Delta Air Lines is adding flights to South Africa, Senegal and Ecuador as it continues to expand overseas as part of its recovery plan.
Delta said Thursday it plans to start flying from Atlanta to Johannesburg, South Africa, and Dakar, Senegal, in western Africa, in December, pending government approvals.
Delta also announced that it got approval for service to a seventh South American country, with daily flights to Quito and Guayaquil, Ecuador, starting June 8.
The African flights will put Delta's red and blue widget on that continent for the first time --- although the move was forced by a partner airline's likely decision to cut its South African flights out of Atlanta.
Delta since 2000 has offered seats on South African Airways flights from Atlanta and New York to Johannesburg through a code-share alliance, in which each carrier can sell tickets on the other carrier's flights. SAA is defecting to United Airlines' Star Alliance in April and is expected to ditch both its Atlanta flights and the Delta partnership later this year.
Delta executives and others at Thursday's announcement at the Carter Center painted the development as an opportunity.
"It's been one of [SAA's] most profitable routes in the world," said former U.N. ambassador Andrew Young, a one-time Delta director who helped broker the alliance with SAA.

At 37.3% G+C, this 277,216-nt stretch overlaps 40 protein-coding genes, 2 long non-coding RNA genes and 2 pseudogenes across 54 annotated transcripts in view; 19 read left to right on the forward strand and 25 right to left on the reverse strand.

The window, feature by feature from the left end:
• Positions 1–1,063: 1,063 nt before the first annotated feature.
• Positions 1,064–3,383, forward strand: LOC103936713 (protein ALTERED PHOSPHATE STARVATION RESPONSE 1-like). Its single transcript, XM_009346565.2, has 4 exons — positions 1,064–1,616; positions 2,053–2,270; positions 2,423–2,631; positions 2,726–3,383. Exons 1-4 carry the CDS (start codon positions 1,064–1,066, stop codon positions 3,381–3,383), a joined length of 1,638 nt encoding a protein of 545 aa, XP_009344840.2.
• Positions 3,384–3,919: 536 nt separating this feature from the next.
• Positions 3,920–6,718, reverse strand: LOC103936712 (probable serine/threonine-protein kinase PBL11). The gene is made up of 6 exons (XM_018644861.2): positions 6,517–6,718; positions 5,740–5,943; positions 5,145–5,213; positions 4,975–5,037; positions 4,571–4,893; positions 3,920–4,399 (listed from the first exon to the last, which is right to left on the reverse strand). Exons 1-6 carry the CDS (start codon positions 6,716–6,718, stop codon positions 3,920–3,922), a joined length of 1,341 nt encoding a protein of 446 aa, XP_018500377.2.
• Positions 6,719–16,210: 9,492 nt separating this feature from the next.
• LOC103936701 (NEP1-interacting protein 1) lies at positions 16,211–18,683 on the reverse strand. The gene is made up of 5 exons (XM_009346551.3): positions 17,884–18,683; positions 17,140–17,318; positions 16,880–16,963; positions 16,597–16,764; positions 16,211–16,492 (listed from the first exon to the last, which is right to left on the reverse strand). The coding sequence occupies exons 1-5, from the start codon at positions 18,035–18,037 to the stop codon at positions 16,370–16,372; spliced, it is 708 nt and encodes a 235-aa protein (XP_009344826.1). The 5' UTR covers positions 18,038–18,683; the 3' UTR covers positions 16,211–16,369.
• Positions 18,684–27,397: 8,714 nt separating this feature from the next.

Delta Chief Operating Officer Jim Whitehurst said flying the route with Delta jets will let Delta control a market that draws 130,000 passengers a year. "The power of our [traffic] feed in Atlanta drives that profitability, so why shouldn't we want 100 percent of that?" he said.
Delta is betting that new foreign routes with little discount competition can help boost annual revenue by $1 billion.
Senegal has long been a destination for tourists from France and Germany, but has increasingly drawn African-Americans wishing to visit the site of Goree Island, once a depot for slaves being sent to the Americas. Quito is Ecuador's capital, Guayaquil its largest city.
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